Irish emigrants are famously known as being some of the most well-travelled on earth. To borrow the words of Irish comedian Dylan Moran, they fling themselves all over the planet in search of a new life, better opportunities or – probably for many – a chance to escape the dreary wet climate that permeates all aspects of life on Ireland.

But this year, in 2013, Ireland is calling for its long-lost American cousins and barbeque-loving Australian siblings, among others, to return home. ‘The Gathering’ is a worldwide, citizen-led initiative from Discover Ireland that is aimed at inviting all Irish people, near and far, to reunite with friends and family back home. Even if you just want to visit the country, 2013 is the year in which to do it. With all these reunions, Ireland will be hosting a pretty big dinner party all year long.

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And there is nothing better than returning home to enjoy a home-cooked meal with friends and family. For those returning to Ireland this year, here is just a small selection of the deliciousness that awaits you.


For a long time, Ireland has been staunchly associated with the humble potato; a staple since its arrival from the Americas in the 1600s. Champ is made by mashing boiled potatoes together with milk and spring onions, or scallions as they are called in Ireland. Often served as a side dish, champ makes what would otherwise be a boring bowl of mashed potato, into a creamy, oniony goodness. And don’t be shy with the butter, lash it on and enjoy it. This is Irish home cooking at its finest.

Wheaten and Soda Bread

Traditional Irish bread is made by combining wheat flour with baking soda and buttermilk, which is the rising agent instead of yeast. This concoction makes the flavourful and somewhat tangy soda bread (when made with white flour) and wheaten bread (made with wholegrain flour). Best served just out of the oven with – you guessed it – a generous helping of butter melting gently on top. Mmm.

Soda bread
Ireland’s most famous bread is made with two of the oldest foods, wheat and buttermilk. (Photo credit: Pixabay)


You’re never far from water when you’re in Ireland. Hemmed in by the English Channel on one side and the wild Atlantic on the other, there’s no shortage of fresh seafood on the Emerald Isle. Here you’ll find Dublin Bay Prawns, otherwise known as langoustines or scampi, freshwater eel (regarded with suspicion by the locals, but this has become one of Northern Ireland’s most important exports) and of course, the shellfish from Dublin’s unofficial city anthem – cockles and mussels.

Full Irish Breakfast

And after your Gathering, when you’re all talked out, listened to all the stories, danced all the dances and drank just a few too many Guinesses, your trip back home couldn’t be complete without the local hangover favourite: the full Irish breakfast. A firm feature of most small town cafés, the full Irish breakfast is to Ireland what the pain au chocolat is to France – hardly the healthiest option, but every once in a while you are allowed to indulge yourself, typically at the weekend. This hearty meal is usually served at breakfast time and consists of all those fried foods that you’re supposed to eat in moderation. Two eggs, two sausages, two slices of bacon, two slices of bread, fried, toasted or otherwise. That’s probably enough for most people, right? Then we add the fried tomato, baked beans, mushrooms and black pudding (probably best you don’t know what’s in that) and now it looks a little more like a ‘typical’ full Irish breakfast. Best served with a big cup of strong Irish tea – not a fruit or vegetable in sight.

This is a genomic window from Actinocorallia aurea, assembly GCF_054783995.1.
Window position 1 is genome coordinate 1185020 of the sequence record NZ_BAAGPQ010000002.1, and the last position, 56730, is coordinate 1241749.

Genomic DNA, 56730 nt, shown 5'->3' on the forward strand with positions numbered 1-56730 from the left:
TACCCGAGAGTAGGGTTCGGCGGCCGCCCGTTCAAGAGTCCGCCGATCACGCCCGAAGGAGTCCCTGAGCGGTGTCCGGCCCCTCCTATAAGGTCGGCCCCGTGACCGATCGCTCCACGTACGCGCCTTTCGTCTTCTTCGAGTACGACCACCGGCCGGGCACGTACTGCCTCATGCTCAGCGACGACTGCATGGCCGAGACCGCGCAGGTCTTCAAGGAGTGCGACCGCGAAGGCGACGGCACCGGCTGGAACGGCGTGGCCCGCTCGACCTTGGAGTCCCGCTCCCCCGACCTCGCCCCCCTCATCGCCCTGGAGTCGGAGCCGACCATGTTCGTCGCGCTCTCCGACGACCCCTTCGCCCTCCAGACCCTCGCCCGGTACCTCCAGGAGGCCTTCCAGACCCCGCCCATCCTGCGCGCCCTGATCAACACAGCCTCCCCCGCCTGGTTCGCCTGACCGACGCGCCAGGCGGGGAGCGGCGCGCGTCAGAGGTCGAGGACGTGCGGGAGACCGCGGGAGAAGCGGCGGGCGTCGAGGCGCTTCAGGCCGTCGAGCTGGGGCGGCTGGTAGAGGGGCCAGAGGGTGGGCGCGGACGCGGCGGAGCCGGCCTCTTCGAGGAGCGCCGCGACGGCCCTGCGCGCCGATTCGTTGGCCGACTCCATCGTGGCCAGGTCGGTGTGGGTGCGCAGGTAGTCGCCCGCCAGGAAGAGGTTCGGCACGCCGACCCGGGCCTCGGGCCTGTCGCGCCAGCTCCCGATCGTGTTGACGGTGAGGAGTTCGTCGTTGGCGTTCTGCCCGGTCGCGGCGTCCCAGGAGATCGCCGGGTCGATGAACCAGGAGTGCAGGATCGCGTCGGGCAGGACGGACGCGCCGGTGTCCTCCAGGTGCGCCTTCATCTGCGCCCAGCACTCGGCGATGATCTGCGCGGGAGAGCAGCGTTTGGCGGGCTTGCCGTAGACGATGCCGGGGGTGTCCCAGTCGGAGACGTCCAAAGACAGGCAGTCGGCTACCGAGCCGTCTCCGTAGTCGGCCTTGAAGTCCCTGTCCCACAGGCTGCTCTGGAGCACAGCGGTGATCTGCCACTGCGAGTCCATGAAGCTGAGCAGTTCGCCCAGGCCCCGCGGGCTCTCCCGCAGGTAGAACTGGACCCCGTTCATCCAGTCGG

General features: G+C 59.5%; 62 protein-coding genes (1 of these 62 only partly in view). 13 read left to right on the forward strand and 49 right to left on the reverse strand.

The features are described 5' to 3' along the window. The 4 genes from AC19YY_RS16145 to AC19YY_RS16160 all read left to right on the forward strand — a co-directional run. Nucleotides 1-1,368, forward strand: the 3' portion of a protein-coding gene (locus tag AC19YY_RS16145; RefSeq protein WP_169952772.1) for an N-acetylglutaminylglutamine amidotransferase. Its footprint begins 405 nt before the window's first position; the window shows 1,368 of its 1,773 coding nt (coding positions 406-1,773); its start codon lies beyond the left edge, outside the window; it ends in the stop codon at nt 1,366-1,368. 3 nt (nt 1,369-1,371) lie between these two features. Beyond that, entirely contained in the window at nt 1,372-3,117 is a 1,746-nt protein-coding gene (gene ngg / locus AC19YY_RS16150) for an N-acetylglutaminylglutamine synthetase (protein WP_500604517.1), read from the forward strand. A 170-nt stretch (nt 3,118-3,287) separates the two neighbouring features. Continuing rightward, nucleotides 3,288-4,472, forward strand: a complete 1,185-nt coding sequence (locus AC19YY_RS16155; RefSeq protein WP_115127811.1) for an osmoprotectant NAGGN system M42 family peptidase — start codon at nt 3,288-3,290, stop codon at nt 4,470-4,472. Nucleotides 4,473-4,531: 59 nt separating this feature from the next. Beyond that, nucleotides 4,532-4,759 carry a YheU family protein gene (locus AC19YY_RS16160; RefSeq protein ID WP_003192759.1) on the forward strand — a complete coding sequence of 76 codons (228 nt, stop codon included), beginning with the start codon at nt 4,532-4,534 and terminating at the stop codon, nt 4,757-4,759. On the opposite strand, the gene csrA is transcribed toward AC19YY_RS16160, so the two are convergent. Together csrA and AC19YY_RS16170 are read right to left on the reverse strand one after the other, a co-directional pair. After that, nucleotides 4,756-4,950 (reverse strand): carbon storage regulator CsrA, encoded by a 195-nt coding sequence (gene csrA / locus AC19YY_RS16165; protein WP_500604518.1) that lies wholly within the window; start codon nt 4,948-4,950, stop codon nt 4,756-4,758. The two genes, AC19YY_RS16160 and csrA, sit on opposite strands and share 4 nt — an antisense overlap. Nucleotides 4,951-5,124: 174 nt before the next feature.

“In Dublin’s fair city,

Where the girls are so pretty,

I first set my eyes on sweet Molly Malone,

As she wheeled her wheel-barrow,

Through streets broad and narrow,

Crying, “Cockles and mussels, alive, alive, oh!”

‘Molly Malone’

For traditional foodies out there, don’t miss the World Irish Stew Championship gathering on May 1st and 2nd in Sligo. The Westport Festival of Food and Music promises ample amounts of both on June  29th and 30th. And if you happen to be in Dublin during July, then check out the world record attempt for the longest Riverdance in the world – a continuous line of Irish dancers stretching over one kilometre along the banks of the River Liffy in Dublin. Surely a sight for homesick eyes, this world record attempt takes place on Sunday, July 21st.

Inspired to organise a Gathering of your own? Head over to to find out more.

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About Emily McCullough

Originally from Northern Ireland, Emily came to the Netherlands for her boyfriend and a masters degree in Physical Geography. She enjoys photography, baking, and her cats… preferably not all at the same time.


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One Response to "The Gathering: Ireland’s 70 Million Dinner Guests"

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